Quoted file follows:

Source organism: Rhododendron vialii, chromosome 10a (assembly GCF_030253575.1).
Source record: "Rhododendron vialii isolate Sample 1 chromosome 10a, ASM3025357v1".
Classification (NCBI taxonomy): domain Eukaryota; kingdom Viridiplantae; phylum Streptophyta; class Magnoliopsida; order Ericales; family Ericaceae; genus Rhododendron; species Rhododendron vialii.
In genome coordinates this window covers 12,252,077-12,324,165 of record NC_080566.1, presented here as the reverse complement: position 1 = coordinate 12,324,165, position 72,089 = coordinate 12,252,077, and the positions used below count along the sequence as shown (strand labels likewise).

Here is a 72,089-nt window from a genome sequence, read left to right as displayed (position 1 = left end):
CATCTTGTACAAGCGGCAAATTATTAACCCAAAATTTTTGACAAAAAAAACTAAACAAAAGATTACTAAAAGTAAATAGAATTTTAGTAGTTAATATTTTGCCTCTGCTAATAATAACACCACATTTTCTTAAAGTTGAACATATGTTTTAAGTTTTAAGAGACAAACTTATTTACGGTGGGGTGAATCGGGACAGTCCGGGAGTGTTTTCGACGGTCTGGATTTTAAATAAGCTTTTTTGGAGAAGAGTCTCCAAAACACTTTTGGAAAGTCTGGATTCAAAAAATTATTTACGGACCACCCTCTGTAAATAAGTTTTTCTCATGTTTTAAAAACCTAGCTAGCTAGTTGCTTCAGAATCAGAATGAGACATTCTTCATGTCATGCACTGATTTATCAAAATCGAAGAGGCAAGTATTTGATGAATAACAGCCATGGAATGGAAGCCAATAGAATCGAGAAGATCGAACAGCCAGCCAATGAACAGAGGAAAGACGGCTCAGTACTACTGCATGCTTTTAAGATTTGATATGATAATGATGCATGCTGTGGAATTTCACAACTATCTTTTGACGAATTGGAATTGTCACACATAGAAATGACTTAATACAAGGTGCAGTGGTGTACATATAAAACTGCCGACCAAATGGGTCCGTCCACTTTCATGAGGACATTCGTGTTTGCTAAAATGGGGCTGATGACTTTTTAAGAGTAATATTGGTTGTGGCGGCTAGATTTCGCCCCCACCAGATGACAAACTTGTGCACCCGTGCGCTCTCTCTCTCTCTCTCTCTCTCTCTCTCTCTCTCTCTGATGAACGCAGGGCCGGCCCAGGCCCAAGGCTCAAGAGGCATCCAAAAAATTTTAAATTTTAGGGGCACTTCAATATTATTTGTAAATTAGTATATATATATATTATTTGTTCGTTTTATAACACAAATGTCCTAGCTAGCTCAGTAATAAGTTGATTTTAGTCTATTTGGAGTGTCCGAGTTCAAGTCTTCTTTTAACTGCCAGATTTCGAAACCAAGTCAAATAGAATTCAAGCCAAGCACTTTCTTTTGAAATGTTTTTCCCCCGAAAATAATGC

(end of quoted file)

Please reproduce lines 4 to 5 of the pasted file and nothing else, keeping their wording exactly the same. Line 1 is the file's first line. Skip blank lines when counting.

In genome coordinates this window covers 12,252,077-12,324,165 of record NC_080566.1, presented here as the reverse complement: position 1 = coordinate 12,324,165, position 72,089 = coordinate 12,252,077, and the positions used below count along the sequence as shown (strand labels likewise).

Here is a 72,089-nt window from a genome sequence, read left to right as displayed (position 1 = left end):